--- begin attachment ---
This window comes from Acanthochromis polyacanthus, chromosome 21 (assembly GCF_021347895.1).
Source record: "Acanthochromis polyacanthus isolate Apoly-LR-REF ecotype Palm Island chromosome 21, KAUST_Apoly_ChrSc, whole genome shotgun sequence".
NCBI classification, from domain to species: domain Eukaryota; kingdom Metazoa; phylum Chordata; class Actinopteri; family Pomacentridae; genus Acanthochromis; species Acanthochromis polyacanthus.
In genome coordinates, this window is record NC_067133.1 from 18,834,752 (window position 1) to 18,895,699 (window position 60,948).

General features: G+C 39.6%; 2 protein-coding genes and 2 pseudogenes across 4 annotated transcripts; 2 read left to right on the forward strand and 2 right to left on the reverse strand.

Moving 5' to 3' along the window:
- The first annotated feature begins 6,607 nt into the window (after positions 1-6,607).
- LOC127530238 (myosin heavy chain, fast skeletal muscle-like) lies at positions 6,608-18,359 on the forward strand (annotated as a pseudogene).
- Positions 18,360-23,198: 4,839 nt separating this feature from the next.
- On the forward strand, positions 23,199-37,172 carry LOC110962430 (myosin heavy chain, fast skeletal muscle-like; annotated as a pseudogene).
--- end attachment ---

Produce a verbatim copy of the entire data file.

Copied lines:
This window comes from Acanthochromis polyacanthus, chromosome 21 (assembly GCF_021347895.1).
Source record: "Acanthochromis polyacanthus isolate Apoly-LR-REF ecotype Palm Island chromosome 21, KAUST_Apoly_ChrSc, whole genome shotgun sequence".
NCBI classification, from domain to species: domain Eukaryota; kingdom Metazoa; phylum Chordata; class Actinopteri; family Pomacentridae; genus Acanthochromis; species Acanthochromis polyacanthus.
In genome coordinates, this window is record NC_067133.1 from 18,834,752 (window position 1) to 18,895,699 (window position 60,948).

General features: G+C 39.6%; 2 protein-coding genes and 2 pseudogenes across 4 annotated transcripts; 2 read left to right on the forward strand and 2 right to left on the reverse strand.

Moving 5' to 3' along the window:
- The first annotated feature begins 6,607 nt into the window (after positions 1-6,607).
- LOC127530238 (myosin heavy chain, fast skeletal muscle-like) lies at positions 6,608-18,359 on the forward strand (annotated as a pseudogene).
- Positions 18,360-23,198: 4,839 nt separating this feature from the next.
- On the forward strand, positions 23,199-37,172 carry LOC110962430 (myosin heavy chain, fast skeletal muscle-like; annotated as a pseudogene).